A verdict in the assault trial of an infamous Queenstown bouncer is expected later today.
Queenstown bouncer Jonathan Dixon has vehemently denied causing Queenstown man Jordan Sinke to fall and crack his head on the concrete floor of a local nightclub last year.
Dixon, 42, pleading not guilty to two charges after an incident in Queenstown’s Subculture bar on January 21, is on trial in the Invercargill District Court before Judge Kevin Phillips and a jury of eight women and four men.
Dixon faces charges of causing grievous bodily harm with reckless disregard, and assaulting Sinke’s mate Thomas Ian Beatson.
On day one of the trial, Dixon fired his lawyer and is representing himself. Dixon shot to prominence during the Rugby World Cup 2011 when he released security camera footage to YouTube of England rugby player Mike Tindall cavorting with an ex-girlfriend in a Queenstown bar, weeks after he married royal Zara Phillips.
In court this week, no witnesses have said they saw Sinke fall to the floor, but several said they heard two loud “cracks” or “thuds” as his head hit the floor, and turned around to see Dixon standing near him or over him.
Sinke ended up with a fractured skull, a bruised brain and blood on the brain and has continuing effects.
Dixon, the only witness for his defence, completed his evidence yesterday saying he was “playing with his phone” in Subculture bar about 2.30am when he heard someone making abusive comments.
Dixon said it wasn’t until he heard the man, whom he found out later was Sinke, say “Tindall” that he realised the abuse was directed at him.
Dixon said he tried to ignore Sinke but Sinke “threw a punch” which landed on the right of his chest. Sinke threw another punch which missed.
Dixon pinned Sinke’s arms to his sides and stood on his foot because Sinke tried to knee him in the groin.
“He kept telling me to let him go and I kept saying `Are we cool? Are you cool?’ He said he was, but I knew he wasn’t. He was … drunk, really hyped up and breathing heavily.”
Dixon said Sinke also told him he was with friends who didn’t like Dixon either.
Dixon said he let Sinke go and turned to walk to another part of the bar. Dixon then felt something on the back of his foot and turned to see Sinke lying flat on the floor on his back, unconscious.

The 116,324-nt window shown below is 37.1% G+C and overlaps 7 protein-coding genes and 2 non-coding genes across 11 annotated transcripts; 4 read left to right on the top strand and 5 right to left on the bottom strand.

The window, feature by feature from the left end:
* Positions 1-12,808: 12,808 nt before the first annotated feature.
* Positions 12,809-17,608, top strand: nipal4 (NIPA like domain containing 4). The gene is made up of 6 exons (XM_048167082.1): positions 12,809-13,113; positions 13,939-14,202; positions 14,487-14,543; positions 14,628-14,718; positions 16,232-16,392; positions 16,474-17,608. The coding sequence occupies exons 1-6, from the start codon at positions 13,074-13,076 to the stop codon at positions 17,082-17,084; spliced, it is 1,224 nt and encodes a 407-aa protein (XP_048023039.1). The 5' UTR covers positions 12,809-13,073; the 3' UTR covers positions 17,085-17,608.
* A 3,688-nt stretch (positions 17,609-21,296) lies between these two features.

Dixon tried to help him by checking his airways and his breathing. With the help of a girl, he rolled Sinke into the recovery position.
People were trying to move Sinke, but Dixon said he knew Sinke should not be moved in case of spinal injuries.
When he sawBeatson, a friend of Sinke’s, reach for Sinke’s hand he thought he was going to try and move him and “shoved him hard” in the face, knocking Beatson backwards.
After that, Dixon said he was “punched and pushed and hit” by people in the bar. Someone hit him in the head, probably with their knee, and he also had a drink thrown in his face or someone spat in his face.
A staff member told him he should leave, and he did. Crown counsel Mary-Jane Thomas spent some time asking Dixon why he had turned his back on a man who was taunting him and who had already thrown a punch. She suggested a normal person’s reaction would be to punch back, or push their agressor away. Dixon denied he had done that.
Dixon said 20 years “working the doors” as a bouncer had taught him that often it was alcohol which caused people to do “irrational things” and that it was usually better to ignore abuse.
Thomas suggested Dixon could have put his hands on Sinke’s shoulders and walked him out the door of the bar.
Dixon said he did not want to do that because he thought he might be attacked by Sinke’s friends.
Thomas: “But after you restrained him and turned away, he fell over and hit his head.
Dixon: “After I restrained him and released him and turned away he fell over.”
Thomas asked Dixon if he was sure he had not pushed or shoved Sinke and caused him to fall.
“I am sure I didin’t give him a shove or a punch or a push or a slap or a bite or anything,” Dixon replied.
Police investigated Sinke’s injuries as a possible assault and appealed for witnesses. To Thomas, Dixon said he’d not seen the appeals and did not go to the police with information. He was spoken to by officers six days later.
Thomas asked Dixon if he’d thought about going to the police to report being assaulted by people in the bar.
“No, I didn’t. Who would do that?” he replied.
The closing arguments and judge’s summing up will take place this morning before the jury considers its verdicts.
– Otago Daily Times